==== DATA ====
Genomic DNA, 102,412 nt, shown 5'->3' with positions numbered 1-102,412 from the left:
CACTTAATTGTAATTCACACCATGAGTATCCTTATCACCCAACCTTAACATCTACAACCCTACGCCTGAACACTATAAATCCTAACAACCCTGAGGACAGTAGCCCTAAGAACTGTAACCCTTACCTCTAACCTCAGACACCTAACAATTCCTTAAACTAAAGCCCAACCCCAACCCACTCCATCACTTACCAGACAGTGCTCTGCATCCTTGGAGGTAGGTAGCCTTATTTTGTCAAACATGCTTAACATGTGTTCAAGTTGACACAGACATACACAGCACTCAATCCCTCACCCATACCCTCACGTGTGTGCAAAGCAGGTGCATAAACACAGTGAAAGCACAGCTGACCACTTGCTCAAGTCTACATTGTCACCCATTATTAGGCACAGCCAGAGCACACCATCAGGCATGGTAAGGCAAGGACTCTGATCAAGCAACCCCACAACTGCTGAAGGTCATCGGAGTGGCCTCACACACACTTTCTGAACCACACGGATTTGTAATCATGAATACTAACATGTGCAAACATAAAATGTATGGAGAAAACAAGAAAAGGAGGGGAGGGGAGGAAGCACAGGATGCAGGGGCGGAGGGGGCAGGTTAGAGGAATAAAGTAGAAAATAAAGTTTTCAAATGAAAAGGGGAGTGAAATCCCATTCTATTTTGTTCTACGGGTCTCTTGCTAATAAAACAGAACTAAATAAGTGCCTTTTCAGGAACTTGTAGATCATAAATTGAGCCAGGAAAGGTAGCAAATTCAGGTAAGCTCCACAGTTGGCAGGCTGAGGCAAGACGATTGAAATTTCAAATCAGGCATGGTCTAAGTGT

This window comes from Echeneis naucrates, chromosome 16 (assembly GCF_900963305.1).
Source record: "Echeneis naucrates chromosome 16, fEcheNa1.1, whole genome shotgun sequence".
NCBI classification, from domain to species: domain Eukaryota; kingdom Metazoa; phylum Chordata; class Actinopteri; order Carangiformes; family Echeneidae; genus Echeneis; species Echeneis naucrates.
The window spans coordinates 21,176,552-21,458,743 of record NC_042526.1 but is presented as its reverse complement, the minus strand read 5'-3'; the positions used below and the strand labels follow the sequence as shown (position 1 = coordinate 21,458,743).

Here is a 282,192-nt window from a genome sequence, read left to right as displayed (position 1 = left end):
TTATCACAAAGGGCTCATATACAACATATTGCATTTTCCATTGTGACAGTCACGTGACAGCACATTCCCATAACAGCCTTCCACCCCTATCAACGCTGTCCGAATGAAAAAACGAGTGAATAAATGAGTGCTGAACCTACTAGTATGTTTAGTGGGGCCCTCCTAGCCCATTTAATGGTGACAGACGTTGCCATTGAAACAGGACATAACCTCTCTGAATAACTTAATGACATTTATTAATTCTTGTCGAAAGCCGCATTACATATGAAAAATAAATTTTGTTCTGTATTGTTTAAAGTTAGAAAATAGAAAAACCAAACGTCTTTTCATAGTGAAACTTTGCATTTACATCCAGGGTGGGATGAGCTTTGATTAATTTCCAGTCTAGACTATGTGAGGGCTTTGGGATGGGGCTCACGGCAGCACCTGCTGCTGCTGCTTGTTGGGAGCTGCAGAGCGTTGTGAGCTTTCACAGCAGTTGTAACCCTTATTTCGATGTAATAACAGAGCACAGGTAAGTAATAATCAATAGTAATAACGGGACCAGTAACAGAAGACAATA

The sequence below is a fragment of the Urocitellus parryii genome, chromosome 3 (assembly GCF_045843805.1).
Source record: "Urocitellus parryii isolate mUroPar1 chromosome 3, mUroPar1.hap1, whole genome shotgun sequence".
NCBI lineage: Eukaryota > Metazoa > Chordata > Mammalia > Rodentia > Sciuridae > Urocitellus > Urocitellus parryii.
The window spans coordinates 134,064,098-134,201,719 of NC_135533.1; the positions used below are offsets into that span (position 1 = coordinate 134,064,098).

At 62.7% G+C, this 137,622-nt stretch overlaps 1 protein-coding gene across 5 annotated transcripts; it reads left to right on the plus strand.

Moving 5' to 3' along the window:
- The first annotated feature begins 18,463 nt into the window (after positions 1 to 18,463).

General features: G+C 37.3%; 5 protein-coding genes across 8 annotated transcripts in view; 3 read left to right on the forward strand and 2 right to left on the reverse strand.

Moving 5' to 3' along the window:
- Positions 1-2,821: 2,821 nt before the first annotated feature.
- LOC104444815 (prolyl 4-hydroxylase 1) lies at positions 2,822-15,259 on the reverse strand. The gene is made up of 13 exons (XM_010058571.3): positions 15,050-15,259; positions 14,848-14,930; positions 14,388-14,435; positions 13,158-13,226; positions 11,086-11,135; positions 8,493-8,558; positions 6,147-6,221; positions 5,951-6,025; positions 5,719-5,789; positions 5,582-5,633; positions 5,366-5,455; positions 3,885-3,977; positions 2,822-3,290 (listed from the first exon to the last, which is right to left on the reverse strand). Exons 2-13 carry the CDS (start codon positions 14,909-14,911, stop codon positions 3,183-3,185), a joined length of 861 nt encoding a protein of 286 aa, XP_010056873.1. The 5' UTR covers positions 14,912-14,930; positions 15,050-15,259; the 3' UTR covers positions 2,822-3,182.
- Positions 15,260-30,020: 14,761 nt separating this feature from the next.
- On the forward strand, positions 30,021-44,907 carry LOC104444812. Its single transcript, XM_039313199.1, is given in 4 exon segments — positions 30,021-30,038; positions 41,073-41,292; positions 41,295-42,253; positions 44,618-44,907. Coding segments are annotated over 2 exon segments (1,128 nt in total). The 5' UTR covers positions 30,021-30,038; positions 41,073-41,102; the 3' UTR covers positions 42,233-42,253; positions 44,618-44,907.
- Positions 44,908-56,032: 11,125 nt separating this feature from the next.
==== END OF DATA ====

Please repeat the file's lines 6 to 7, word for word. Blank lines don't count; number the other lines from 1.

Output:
The window spans coordinates 21,176,552-21,458,743 of record NC_042526.1 but is presented as its reverse complement, the minus strand read 5'-3'; the positions used below and the strand labels follow the sequence as shown (position 1 = coordinate 21,458,743).

Here is a 282,192-nt window from a genome sequence, read left to right as displayed (position 1 = left end):